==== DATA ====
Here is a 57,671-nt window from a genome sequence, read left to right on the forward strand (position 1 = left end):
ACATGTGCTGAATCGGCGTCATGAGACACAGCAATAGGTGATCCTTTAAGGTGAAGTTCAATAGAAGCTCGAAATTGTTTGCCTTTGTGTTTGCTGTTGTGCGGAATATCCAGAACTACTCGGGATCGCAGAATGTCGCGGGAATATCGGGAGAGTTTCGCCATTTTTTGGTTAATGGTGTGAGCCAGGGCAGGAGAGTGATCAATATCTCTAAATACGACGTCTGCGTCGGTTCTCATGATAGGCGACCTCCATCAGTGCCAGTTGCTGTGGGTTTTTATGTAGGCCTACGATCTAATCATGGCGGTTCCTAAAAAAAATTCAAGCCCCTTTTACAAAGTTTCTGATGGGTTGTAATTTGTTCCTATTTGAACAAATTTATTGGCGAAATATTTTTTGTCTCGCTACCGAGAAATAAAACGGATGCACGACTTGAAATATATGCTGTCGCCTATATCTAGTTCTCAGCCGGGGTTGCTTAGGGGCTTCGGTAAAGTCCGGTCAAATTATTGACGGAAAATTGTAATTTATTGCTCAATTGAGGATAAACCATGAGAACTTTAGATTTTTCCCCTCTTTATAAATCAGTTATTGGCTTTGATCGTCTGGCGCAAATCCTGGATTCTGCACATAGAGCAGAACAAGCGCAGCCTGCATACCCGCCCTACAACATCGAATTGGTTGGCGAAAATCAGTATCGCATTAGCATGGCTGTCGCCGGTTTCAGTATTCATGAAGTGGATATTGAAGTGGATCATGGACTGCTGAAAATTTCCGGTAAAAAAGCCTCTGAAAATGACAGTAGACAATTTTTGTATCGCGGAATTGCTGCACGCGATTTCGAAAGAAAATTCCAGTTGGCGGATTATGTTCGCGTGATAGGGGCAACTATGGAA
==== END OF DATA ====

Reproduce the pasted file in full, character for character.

Here is a 57,671-nt window from a genome sequence, read left to right on the forward strand (position 1 = left end):
ACATGTGCTGAATCGGCGTCATGAGACACAGCAATAGGTGATCCTTTAAGGTGAAGTTCAATAGAAGCTCGAAATTGTTTGCCTTTGTGTTTGCTGTTGTGCGGAATATCCAGAACTACTCGGGATCGCAGAATGTCGCGGGAATATCGGGAGAGTTTCGCCATTTTTTGGTTAATGGTGTGAGCCAGGGCAGGAGAGTGATCAATATCTCTAAATACGACGTCTGCGTCGGTTCTCATGATAGGCGACCTCCATCAGTGCCAGTTGCTGTGGGTTTTTATGTAGGCCTACGATCTAATCATGGCGGTTCCTAAAAAAAATTCAAGCCCCTTTTACAAAGTTTCTGATGGGTTGTAATTTGTTCCTATTTGAACAAATTTATTGGCGAAATATTTTTTGTCTCGCTACCGAGAAATAAAACGGATGCACGACTTGAAATATATGCTGTCGCCTATATCTAGTTCTCAGCCGGGGTTGCTTAGGGGCTTCGGTAAAGTCCGGTCAAATTATTGACGGAAAATTGTAATTTATTGCTCAATTGAGGATAAACCATGAGAACTTTAGATTTTTCCCCTCTTTATAAATCAGTTATTGGCTTTGATCGTCTGGCGCAAATCCTGGATTCTGCACATAGAGCAGAACAAGCGCAGCCTGCATACCCGCCCTACAACATCGAATTGGTTGGCGAAAATCAGTATCGCATTAGCATGGCTGTCGCCGGTTTCAGTATTCATGAAGTGGATATTGAAGTGGATCATGGACTGCTGAAAATTTCCGGTAAAAAAGCCTCTGAAAATGACAGTAGACAATTTTTGTATCGCGGAATTGCTGCACGCGATTTCGAAAGAAAATTCCAGTTGGCGGATTATGTTCGCGTGATAGGGGCAACTATGGAA